The mechanism of statins on glycometabolism, decreased insulin sensitivity, and diabetes risk increase is still unknown. Nakata et al. [10] found that atorvastatin reduces insulin sensitivity by inhibiting adipose cell maturation and the expression of glucose transporter-4. The side effect of statins on glycometabolism may be related to a decrease in metabolite production. Coenzyme Q10 plays a critical role in energy metabolism; it not only is important for antioxidation and cell membrane stabilization, but also participates in mitochondrial oxidative phosphorylation [11]. Some statins have been shown to significantly reduce plasma coenzyme Q10 level, leading to a reduction in mitochondrial oxidative phosphorylation and decreased ATP production [1215]. Furthermore, statins can inhibit the mevalonate pathway, thus preventing the production of mevalonate metabolites, such as isoprenoid and coenzyme Q10, and affecting glycometabolism and insulin sensitivity.

Insulin synthesis and secretion are a complete and orderly process in pancreatic islet beta cells. At present, the consensus on glucose-stimulated insulin secretion is that beta cells are electrically excitable; GLUT2 transports glucose into the cells, and then glucokinase phosphorylates it to ATP. These events result in ATP-sensitive potassium channel (KATP) closure and membrane depolarization, voltage-dependent calcium channel (Cav) opening, calcium influx, intracellular calcium concentration increase, and activation of a series of enzymes and proteins, which are necessary for insulin secretion. Therefore, many factors and stages affect insulin secretion in beta cells. Our study shows that, after 48 h of treatment, simvastatin significantly inhibited glucose-stimulated insulin synthesis and secretion at basal (2.8 mM) and high glucose levels (16.7 mM), in a dose-dependent manner in MIN6 cells.

In this study, we investigated the mechanism of how simvastatin inhibits insulin secretion in islet beta cells. ATP is a very important regulator of insulin secretion in islet beta cells; reduction of ATP inhibits the KATP channel closure, membrane depolarization, and subsequent Cav channel opening, thus inhibiting insulin secretion. Our results demonstrated that simvastatin significantly inhibited ATP production in a dose-dependent manner in islet beta cells.

KATP is an octamer, which consists of four Kir6.2 subunits and four thiourea receptor-1 (SUR1) subunits. KATP plays a critical role in the insulin secretion process by coupling glucose metabolism and electrical activity in beta cells [16]. The effects of KATP are dependent on the expression of Kir6.2 and SUR1 [17]. In addition, Cav, in its relation to the L-type non-L-type calcium channels, plays an important role in insulin secretion.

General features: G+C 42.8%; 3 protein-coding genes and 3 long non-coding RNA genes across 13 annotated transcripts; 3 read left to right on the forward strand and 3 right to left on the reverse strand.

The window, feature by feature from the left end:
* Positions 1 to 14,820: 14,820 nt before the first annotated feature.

Our study showed that simvastatin significantly increased Kir6.2 expression, while it decreased Cav1.2 and GLUT2 expression at 5 μM and 10 μM treatment for 48 h. The patch-clamp technique results showed that simvastatin increased the KATP current, while it reduced the L-Ca current in MIN6 cells. Kir6.2 is an inward rectifier potassium channel, which plays important roles in membrane resting potential maintenance and insulin secretion in beta cells. Thus, by increasing Kir6.2, while decreasing Cav1.2, and subsequently inhibiting depolarization and calcium influx, simvastatin is able to reduce insulin secretion. Furthermore, simvastatin can also indirectly inhibit insulin secretion by decreasing GLUT2 expression, resulting in reduced glucose uptake.

Collectively, although it is clear that statins have beneficial effects on cardiovascular disease prevention, our study supports the evidence that long-term use of large doses of statins has adverse effects on glucose metabolism and insulin sensitivity. Therefore, patient blood glucose levels should be monitored to reduce these adverse events caused by statins.

5. Conclusions

This study has notable strengths. We found that simvastatin inhibits the synthesis and secretion of insulin through a reduction in saccharometabolism in beta cells.

Conflict of Interests

The authors declare that there is no conflict of interests regarding the publication of this paper.

Authors’ Contribution

Jieqiong Zhou, Weihua Li, and Qiang Xie contributed equally to this work as first author.

Acknowledgment

This study was supported by the Chinese National Science Foundation (no. 81170090).